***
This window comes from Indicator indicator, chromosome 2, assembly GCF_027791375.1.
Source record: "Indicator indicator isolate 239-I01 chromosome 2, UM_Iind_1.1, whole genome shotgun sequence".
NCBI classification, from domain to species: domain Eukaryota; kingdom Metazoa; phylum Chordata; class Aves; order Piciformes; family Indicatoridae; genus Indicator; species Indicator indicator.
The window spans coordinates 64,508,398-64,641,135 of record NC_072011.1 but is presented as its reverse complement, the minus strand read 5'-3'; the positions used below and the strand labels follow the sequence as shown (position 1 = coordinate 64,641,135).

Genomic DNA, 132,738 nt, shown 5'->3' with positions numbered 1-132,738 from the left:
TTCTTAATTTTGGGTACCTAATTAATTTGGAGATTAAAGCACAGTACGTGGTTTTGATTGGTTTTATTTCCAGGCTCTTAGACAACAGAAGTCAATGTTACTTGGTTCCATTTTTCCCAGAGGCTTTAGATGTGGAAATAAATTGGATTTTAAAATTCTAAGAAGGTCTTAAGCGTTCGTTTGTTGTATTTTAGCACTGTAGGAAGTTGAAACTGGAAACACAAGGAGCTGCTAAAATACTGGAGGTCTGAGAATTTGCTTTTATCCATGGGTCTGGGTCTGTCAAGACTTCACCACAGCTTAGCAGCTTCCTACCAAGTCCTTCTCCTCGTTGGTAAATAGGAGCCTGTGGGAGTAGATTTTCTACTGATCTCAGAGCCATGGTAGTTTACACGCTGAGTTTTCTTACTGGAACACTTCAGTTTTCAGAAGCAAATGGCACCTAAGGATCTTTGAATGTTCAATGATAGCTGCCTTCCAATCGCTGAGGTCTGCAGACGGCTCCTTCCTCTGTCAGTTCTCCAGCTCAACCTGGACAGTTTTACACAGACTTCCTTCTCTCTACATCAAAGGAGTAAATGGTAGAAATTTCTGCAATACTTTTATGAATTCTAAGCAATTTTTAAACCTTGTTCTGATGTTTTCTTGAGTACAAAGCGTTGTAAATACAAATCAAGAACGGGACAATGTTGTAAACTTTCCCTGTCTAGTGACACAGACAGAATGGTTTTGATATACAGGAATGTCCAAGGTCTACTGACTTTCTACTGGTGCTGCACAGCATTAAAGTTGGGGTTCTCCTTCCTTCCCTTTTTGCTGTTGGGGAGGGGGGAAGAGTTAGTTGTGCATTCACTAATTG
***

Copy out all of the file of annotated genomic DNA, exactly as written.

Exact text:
This window comes from Indicator indicator, chromosome 2, assembly GCF_027791375.1.
Source record: "Indicator indicator isolate 239-I01 chromosome 2, UM_Iind_1.1, whole genome shotgun sequence".
NCBI classification, from domain to species: domain Eukaryota; kingdom Metazoa; phylum Chordata; class Aves; order Piciformes; family Indicatoridae; genus Indicator; species Indicator indicator.
The window spans coordinates 64,508,398-64,641,135 of record NC_072011.1 but is presented as its reverse complement, the minus strand read 5'-3'; the positions used below and the strand labels follow the sequence as shown (position 1 = coordinate 64,641,135).

Genomic DNA, 132,738 nt, shown 5'->3' with positions numbered 1-132,738 from the left:
TTCTTAATTTTGGGTACCTAATTAATTTGGAGATTAAAGCACAGTACGTGGTTTTGATTGGTTTTATTTCCAGGCTCTTAGACAACAGAAGTCAATGTTACTTGGTTCCATTTTTCCCAGAGGCTTTAGATGTGGAAATAAATTGGATTTTAAAATTCTAAGAAGGTCTTAAGCGTTCGTTTGTTGTATTTTAGCACTGTAGGAAGTTGAAACTGGAAACACAAGGAGCTGCTAAAATACTGGAGGTCTGAGAATTTGCTTTTATCCATGGGTCTGGGTCTGTCAAGACTTCACCACAGCTTAGCAGCTTCCTACCAAGTCCTTCTCCTCGTTGGTAAATAGGAGCCTGTGGGAGTAGATTTTCTACTGATCTCAGAGCCATGGTAGTTTACACGCTGAGTTTTCTTACTGGAACACTTCAGTTTTCAGAAGCAAATGGCACCTAAGGATCTTTGAATGTTCAATGATAGCTGCCTTCCAATCGCTGAGGTCTGCAGACGGCTCCTTCCTCTGTCAGTTCTCCAGCTCAACCTGGACAGTTTTACACAGACTTCCTTCTCTCTACATCAAAGGAGTAAATGGTAGAAATTTCTGCAATACTTTTATGAATTCTAAGCAATTTTTAAACCTTGTTCTGATGTTTTCTTGAGTACAAAGCGTTGTAAATACAAATCAAGAACGGGACAATGTTGTAAACTTTCCCTGTCTAGTGACACAGACAGAATGGTTTTGATATACAGGAATGTCCAAGGTCTACTGACTTTCTACTGGTGCTGCACAGCATTAAAGTTGGGGTTCTCCTTCCTTCCCTTTTTGCTGTTGGGGAGGGGGGAAGAGTTAGTTGTGCATTCACTAATTG